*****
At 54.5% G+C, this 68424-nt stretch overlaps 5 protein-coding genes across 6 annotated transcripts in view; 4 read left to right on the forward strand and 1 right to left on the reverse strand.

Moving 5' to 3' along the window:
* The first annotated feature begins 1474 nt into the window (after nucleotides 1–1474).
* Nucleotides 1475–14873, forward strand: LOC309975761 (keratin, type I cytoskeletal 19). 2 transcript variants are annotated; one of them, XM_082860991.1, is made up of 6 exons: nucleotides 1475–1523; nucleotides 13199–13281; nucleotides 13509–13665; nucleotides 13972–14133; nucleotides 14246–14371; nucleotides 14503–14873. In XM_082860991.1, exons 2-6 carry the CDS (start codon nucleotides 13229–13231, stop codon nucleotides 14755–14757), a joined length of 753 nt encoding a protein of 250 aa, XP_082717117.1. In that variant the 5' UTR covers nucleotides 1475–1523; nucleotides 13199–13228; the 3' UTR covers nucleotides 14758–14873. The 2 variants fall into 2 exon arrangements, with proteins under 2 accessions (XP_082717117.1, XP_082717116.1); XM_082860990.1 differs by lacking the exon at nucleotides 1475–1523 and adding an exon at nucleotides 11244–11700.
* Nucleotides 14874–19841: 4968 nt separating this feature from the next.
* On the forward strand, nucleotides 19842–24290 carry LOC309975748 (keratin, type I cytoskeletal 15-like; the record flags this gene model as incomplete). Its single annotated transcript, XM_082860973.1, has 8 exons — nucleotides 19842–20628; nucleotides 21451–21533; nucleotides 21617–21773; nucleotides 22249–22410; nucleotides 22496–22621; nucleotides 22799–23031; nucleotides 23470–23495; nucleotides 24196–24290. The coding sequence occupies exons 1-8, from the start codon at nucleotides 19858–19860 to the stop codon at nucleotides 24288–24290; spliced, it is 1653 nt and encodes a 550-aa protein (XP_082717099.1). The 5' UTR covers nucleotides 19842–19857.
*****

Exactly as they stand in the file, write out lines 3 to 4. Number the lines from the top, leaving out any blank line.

* The first annotated feature begins 1474 nt into the window (after nucleotides 1–1474).
* Nucleotides 1475–14873, forward strand: LOC309975761 (keratin, type I cytoskeletal 19). 2 transcript variants are annotated; one of them, XM_082860991.1, is made up of 6 exons: nucleotides 1475–1523; nucleotides 13199–13281; nucleotides 13509–13665; nucleotides 13972–14133; nucleotides 14246–14371; nucleotides 14503–14873. In XM_082860991.1, exons 2-6 carry the CDS (start codon nucleotides 13229–13231, stop codon nucleotides 14755–14757), a joined length of 753 nt encoding a protein of 250 aa, XP_082717117.1. In that variant the 5' UTR covers nucleotides 1475–1523; nucleotides 13199–13228; the 3' UTR covers nucleotides 14758–14873. The 2 variants fall into 2 exon arrangements, with proteins under 2 accessions (XP_082717117.1, XP_082717116.1); XM_082860990.1 differs by lacking the exon at nucleotides 1475–1523 and adding an exon at nucleotides 11244–11700.